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International Journal of Hypertension
Volume 2010 (2010), Article ID 168739, 7 pages
Research Article

Characteristics, Risk Factors, and Treatment Practices of Known Adult Hypertensive Patients in Saudi Arabia

1Department of Community Medicine, Faculty of Medicine-King Fahad Medical City, King Saud Bin Abdulaziz University for Health Sciences, Riyadh, Saudi Arabia
2Non-Communicable Disease Department, Ministry of Health, Riyadh, Saudi Arabia
3Field Epidemiology Training Program, Ministry of Health, Riyadh, Saudi Arabia

Received 19 June 2010; Revised 24 November 2010; Accepted 28 December 2010

Academic Editor: Kazuomi Kario

Copyright © 2010 N. Al-Hamdan et al. This is an open access article distributed under the Creative Commons Attribution License, which permits unrestricted use, distribution, and reproduction in any medium, provided the original work is properly cited.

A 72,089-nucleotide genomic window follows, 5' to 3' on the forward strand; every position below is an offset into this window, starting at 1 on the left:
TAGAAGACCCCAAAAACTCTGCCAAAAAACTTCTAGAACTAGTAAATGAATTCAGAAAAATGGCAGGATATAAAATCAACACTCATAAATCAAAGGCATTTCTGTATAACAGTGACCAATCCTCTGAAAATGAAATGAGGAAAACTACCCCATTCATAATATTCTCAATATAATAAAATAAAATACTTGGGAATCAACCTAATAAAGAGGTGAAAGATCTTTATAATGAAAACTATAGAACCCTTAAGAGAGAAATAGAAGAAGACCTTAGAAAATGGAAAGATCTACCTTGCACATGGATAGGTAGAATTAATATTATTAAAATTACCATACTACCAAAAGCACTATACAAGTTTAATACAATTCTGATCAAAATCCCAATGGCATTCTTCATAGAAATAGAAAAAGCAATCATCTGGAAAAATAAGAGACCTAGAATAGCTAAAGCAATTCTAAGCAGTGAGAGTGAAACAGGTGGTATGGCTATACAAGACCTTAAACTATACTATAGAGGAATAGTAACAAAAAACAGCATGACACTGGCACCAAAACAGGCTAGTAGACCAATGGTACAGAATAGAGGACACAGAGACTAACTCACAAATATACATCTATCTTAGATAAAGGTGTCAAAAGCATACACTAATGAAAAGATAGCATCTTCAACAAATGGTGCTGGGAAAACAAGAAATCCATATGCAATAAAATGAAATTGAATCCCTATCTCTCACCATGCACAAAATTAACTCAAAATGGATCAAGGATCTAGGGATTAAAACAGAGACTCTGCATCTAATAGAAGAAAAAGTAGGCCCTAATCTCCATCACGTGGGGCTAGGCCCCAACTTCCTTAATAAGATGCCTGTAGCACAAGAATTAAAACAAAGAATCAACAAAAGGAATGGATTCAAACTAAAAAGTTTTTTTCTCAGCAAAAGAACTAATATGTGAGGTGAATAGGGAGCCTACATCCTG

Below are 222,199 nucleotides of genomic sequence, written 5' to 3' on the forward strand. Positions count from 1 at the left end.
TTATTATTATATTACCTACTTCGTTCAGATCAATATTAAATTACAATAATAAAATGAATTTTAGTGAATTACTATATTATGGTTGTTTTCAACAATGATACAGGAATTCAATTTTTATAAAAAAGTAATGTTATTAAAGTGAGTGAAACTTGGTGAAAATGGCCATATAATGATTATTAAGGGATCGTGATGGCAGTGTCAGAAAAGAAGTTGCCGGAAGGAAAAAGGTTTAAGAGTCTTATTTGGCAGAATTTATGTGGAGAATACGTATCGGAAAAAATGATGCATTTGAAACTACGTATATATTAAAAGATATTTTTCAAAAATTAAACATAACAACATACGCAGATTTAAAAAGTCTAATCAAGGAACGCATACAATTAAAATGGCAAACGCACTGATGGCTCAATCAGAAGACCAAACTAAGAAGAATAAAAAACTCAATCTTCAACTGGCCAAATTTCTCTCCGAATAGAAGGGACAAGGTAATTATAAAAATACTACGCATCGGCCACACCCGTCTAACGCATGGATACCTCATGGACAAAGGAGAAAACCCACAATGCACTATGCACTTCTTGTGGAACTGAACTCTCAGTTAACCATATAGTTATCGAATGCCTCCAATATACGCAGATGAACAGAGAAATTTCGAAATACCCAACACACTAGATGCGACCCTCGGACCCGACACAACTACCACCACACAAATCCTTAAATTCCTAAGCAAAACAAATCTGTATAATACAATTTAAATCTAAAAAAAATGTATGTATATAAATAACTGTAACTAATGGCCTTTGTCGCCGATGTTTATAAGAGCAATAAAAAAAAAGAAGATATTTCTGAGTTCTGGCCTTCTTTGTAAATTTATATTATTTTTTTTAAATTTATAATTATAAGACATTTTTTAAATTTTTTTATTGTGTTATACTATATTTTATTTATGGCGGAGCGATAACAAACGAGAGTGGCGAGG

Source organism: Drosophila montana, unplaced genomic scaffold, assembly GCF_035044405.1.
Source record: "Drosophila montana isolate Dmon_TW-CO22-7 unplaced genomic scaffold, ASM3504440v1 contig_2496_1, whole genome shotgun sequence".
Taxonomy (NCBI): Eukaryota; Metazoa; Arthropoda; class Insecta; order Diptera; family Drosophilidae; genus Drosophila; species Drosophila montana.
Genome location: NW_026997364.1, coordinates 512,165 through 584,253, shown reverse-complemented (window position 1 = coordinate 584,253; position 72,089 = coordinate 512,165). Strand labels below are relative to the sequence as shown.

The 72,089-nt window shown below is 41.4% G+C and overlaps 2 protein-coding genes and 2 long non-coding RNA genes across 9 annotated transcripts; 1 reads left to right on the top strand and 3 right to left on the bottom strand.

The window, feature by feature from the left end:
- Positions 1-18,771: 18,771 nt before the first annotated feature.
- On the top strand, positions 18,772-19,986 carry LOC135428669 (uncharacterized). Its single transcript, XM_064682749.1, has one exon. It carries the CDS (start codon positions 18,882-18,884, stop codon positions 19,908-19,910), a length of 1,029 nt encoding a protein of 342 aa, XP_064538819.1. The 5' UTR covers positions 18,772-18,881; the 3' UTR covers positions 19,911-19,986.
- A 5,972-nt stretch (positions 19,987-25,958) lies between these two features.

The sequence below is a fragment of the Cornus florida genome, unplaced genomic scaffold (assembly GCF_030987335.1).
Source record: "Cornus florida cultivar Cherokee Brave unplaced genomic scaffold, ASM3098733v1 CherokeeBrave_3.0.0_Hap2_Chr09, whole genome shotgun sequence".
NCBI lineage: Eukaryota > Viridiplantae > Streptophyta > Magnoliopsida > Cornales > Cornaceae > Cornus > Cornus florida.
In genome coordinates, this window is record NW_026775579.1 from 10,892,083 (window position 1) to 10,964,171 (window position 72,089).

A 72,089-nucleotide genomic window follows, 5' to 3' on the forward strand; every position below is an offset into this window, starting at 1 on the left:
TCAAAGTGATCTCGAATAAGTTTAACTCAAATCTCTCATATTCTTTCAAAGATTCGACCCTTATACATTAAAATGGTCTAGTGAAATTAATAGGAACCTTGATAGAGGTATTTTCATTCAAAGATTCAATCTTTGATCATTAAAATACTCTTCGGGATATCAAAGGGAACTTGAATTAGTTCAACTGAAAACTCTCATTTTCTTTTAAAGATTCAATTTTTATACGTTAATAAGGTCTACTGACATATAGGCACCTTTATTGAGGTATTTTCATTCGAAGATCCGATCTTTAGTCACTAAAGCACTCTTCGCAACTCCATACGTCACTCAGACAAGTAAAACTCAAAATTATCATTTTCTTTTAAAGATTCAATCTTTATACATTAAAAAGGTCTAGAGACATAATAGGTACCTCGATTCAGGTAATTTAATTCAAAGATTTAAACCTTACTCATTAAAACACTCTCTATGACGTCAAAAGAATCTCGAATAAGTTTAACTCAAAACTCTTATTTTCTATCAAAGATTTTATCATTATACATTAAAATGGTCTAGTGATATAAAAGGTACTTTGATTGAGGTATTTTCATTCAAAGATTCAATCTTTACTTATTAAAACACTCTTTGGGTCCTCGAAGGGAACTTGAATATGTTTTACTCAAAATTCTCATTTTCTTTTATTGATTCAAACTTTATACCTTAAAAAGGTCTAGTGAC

Objective. To determine the prevalence, risk factors, characteristics, and treatment practices of known adult hypertensives in Saudi Arabia. Methods. Cross-sectional community-based study using the WHO stepwise approach. Saudi adults were randomly chosen from Primary Health Care Centers catchment areas. Data was collected using a questionnaire which included sociodemographic data, history of hypertension, risk factors, treatment practices, biochemical and anthropometric measurements. Collected data was cheeked, computer fed, and analysed using SPSS V17. Results. Out of 4719 subjects (99.2% response), 542 (11.5%) subjects were known hypertensives or detected by health workers in the past 12 months. Hypertension was significantly associated with age, gender, geographical location, education, employment, diabetes, physical inactivity, excess body weight, and ever smoking. Multiple logistic analysis controlling for age showed that significant predictors of hypertension were diabetes mellitus, ever smoking, obesity, and hypercholesteremia. Several treatment modalities and practices were significantly associated with gender, age, education, and occupation. About 74% were under prescribed treatment by physicians, 62% on dietary modification, 37% attempted weight reduction, 27% performed physical exercise, and less than 7% used herbs, consulted traditional healers or quitted smoking. Income was not significantly associated with any treatment modality or patient practices. Conclusion. Hypertension (known and undetected) is a major chronic health problem among adults in Saudi Arabia. Many patients' practices need changes. A comprehensive approach is needed to prevent, early detect, and control the disease targeting, the risk factors, and predictors identified.